Life or Something Like It

A Letter Written for My Younger Self: School-Aged Edition

A Letter Written for My Younger Self: School-Aged Edition

A Letter Written for My Younger Self: School-Aged Edition

A Letter Written for My Younger Self: School-Aged Edition series will be written to heal the broken parts of my inner child. I am a therapist and this is something that I do with my clients, regularly. As I was working through this topic, it dawned on me, that I needed to do this as well.

Let me preface this by saying that I have amazing parents and family. My parents have been married for 61 years. Their love story is one that I hope to get written, on behalf of them, one day. It has not always been sunshine and rainbows. There have been a lot of storms and uncertainty. In the end, however, their love for each other has grown stronger.

What I dealt with, as a child and teenager, has no reflection on their love for me or how I was raised. I am blessed to have a provider and protector in my father. Equally as blessed to have my Oak who has roots that run deep and a can reach even the deepest holes to pull me out when I need it.

Dear School-Aged Brandi,

I want you to know that you are NOT stupid. In fact, the way your brain works is quite fascinating. I will agree that telling time is hard and knowing your right from your left is challenging. You were able to master tying your shoes, eventually and math can sometimes still be a struggle, but you learn some tips and tricks that help things move a bit more quickly. Newsflash of hope: In your mid-thirties, you will “accidentally” learn what the deal is and why you struggle with the issues that you do. A sweet therapist, of one of your children, will notice some things about you. In the kindest of ways, she will mention that there is a name to what you thought was just stupidity. It is called Dyscalculia and a lot of people have it and you will conquer it.

Don’t get me wrong, eventually there will be smartphones and your job will have a lot of numbers you have to get right. On occasion, you will call the wrong person but it is all good. It is not a big deal and people are nicer than you think they will be. They don’t think you are stupid, they just think you dialed the wrong number. It is okay and there is no need to be embarrassed or make excuses.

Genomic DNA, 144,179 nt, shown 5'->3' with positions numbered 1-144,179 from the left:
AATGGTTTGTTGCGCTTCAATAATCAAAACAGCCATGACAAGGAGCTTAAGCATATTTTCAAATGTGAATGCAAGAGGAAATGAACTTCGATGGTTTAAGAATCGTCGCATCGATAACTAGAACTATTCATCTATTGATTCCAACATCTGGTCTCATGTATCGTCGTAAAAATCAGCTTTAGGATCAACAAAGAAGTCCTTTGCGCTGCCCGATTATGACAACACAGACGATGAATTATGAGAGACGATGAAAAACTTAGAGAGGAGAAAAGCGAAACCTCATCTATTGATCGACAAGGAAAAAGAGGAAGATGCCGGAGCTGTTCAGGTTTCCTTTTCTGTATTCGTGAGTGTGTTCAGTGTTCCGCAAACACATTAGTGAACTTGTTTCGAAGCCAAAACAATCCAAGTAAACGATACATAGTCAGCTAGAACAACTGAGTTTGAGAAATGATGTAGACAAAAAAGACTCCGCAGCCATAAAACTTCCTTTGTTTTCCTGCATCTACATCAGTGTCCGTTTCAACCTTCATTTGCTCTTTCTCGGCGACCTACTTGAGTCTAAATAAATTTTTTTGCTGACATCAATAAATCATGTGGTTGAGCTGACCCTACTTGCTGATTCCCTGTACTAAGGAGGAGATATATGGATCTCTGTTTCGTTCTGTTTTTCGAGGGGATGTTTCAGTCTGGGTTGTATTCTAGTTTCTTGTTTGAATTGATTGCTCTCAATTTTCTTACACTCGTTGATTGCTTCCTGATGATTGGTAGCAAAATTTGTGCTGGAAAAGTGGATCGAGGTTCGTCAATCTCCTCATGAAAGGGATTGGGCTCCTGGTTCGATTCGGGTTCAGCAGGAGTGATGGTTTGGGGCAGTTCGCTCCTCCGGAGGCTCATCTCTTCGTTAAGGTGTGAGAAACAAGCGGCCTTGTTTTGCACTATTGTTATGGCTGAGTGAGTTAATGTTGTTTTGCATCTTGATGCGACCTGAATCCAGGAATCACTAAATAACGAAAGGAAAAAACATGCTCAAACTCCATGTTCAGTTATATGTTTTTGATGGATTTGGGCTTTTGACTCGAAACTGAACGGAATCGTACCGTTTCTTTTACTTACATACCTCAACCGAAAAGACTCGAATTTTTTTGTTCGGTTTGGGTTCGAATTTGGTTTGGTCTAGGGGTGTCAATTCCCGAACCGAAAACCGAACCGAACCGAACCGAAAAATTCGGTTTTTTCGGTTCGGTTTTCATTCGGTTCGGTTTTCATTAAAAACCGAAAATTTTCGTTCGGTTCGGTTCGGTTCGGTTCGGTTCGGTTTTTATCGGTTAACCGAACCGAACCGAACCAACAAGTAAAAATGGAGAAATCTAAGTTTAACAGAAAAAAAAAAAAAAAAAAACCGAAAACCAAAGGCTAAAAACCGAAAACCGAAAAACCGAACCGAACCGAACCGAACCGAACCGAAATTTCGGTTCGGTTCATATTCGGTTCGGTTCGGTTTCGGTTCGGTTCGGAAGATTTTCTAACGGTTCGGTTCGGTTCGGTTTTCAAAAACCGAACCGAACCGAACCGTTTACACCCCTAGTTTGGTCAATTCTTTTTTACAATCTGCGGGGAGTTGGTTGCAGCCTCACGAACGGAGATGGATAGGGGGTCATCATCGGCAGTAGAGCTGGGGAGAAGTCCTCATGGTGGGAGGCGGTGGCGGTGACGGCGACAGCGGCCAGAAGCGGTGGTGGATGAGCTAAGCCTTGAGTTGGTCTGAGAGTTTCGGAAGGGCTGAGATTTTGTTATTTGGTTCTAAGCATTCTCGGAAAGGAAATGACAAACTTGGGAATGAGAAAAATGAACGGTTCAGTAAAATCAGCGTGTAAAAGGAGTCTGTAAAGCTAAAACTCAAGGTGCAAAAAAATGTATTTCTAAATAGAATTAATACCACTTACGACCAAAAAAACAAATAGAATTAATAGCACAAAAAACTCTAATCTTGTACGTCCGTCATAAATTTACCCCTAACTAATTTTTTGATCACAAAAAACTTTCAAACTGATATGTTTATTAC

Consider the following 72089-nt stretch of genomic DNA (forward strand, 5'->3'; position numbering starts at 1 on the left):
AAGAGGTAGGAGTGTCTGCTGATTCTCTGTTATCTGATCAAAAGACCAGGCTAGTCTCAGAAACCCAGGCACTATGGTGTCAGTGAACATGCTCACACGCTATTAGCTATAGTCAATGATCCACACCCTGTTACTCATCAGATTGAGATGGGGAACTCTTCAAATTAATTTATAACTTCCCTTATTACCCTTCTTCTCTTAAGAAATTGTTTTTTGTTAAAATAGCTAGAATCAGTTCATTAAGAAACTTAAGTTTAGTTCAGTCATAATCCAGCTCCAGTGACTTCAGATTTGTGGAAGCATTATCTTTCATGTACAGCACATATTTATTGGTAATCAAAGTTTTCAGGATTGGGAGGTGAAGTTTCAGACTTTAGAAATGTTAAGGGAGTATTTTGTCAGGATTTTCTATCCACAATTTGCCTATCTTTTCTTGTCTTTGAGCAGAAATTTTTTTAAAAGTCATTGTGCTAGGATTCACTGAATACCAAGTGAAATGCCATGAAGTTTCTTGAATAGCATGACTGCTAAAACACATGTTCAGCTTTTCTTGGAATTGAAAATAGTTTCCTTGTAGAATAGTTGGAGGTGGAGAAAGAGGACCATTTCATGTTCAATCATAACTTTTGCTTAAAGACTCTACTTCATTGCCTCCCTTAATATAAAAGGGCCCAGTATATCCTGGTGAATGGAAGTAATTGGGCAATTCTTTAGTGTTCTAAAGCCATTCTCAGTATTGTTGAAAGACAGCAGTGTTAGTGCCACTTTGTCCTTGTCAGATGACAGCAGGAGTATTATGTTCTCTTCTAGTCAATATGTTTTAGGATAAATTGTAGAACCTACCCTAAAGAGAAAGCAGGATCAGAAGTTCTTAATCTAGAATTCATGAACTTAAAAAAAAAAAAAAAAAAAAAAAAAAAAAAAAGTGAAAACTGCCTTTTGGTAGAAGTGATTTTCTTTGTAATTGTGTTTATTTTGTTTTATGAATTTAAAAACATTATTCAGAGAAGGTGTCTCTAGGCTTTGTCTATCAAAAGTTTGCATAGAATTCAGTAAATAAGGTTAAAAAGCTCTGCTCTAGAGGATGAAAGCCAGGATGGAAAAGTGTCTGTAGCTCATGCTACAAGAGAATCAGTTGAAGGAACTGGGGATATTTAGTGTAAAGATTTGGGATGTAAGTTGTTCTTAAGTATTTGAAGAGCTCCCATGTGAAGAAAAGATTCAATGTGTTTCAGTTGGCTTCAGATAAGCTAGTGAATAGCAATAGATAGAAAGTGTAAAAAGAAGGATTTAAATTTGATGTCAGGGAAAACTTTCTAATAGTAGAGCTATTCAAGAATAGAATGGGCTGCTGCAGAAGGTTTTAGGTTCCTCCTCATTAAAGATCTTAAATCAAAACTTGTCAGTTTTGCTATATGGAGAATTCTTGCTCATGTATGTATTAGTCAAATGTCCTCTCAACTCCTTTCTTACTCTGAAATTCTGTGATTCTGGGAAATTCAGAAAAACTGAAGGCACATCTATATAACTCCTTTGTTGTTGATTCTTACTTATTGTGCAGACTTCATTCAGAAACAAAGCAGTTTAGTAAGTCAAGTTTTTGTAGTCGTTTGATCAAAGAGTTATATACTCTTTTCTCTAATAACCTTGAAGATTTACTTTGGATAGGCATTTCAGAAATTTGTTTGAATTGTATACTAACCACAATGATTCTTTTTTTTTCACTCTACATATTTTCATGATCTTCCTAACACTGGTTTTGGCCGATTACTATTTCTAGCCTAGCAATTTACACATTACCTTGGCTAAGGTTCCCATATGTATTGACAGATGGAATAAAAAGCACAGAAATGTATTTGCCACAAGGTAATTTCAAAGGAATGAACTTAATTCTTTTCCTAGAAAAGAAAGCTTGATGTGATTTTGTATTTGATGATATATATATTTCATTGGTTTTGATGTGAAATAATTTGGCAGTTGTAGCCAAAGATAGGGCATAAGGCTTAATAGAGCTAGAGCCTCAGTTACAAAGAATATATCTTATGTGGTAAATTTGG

Heading to Kindergarten

You wanted to stay home with your mama. She wanted you to stay home with her but she had to put you in Kindergarten. Going to school was hard on you both, but you both made it! It was not your teacher’s fault you had never seen a 4 legged dog. How was she supposed to know that? How were you supposed to know that dogs had four legs when you had never seen one? It was an honest mistake. Granted, she should have never told you were stupid but do you remember your Oak came in like a lion. She fought for you, defended you, and taught that teacher a thing or two. Your Oak set the stage for your graduating that year and moving on.

Second Grade

That day, in Ms. Dallas’ class where you couldn’t tell your times table was really hard. Here’s the thing. If Ms. Dallas knew better, she would have done better. She didn’t know that you got your numbers mixed up. She didn’t know that there was a reason for that, however, she shouldn’t have made fun of you. Her making fun of you made the other kids laugh at you and call you names. She certainly should not have kept you in from recess so many times until you got it. I am sure she sees how her calling you names and laughing made the other kids do that as well.

Eventually, you learned and for that, you should be proud of yourself. I am not sure why you chose not to tell your Oak. If you had told her, she would have come to the school and fought for you again. She was never too busy to fight for you. I’m sorry you felt like you had to stay silent and hold that pain inside you. You are safe now. Those times tables are a bitch but girl, you have them down, mostly LOL. Regardless of what they say, you don’t scream out that 8×7=56 in your everyday life. It’s all good and you did it!